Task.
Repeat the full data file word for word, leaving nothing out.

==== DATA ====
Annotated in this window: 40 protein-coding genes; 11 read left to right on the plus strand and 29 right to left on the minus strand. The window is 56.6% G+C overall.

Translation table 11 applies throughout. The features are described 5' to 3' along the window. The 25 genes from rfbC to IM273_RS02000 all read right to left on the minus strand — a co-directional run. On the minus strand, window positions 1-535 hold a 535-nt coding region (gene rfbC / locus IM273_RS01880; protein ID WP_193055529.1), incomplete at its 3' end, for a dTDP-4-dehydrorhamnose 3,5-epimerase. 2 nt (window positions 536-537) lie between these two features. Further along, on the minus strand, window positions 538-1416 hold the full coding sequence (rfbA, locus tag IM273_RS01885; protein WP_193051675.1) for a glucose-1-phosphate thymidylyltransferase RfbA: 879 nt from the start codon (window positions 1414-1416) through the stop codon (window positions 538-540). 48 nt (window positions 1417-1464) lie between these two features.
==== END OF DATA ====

Annotated in this window: 40 protein-coding genes; 11 read left to right on the plus strand and 29 right to left on the minus strand. The window is 56.6% G+C overall.

Translation table 11 applies throughout. The features are described 5' to 3' along the window. The 25 genes from rfbC to IM273_RS02000 all read right to left on the minus strand — a co-directional run. On the minus strand, window positions 1-535 hold a 535-nt coding region (gene rfbC / locus IM273_RS01880; protein ID WP_193055529.1), incomplete at its 3' end, for a dTDP-4-dehydrorhamnose 3,5-epimerase. 2 nt (window positions 536-537) lie between these two features. Further along, on the minus strand, window positions 538-1416 hold the full coding sequence (rfbA, locus tag IM273_RS01885; protein WP_193051675.1) for a glucose-1-phosphate thymidylyltransferase RfbA: 879 nt from the start codon (window positions 1414-1416) through the stop codon (window positions 538-540). 48 nt (window positions 1417-1464) lie between these two features.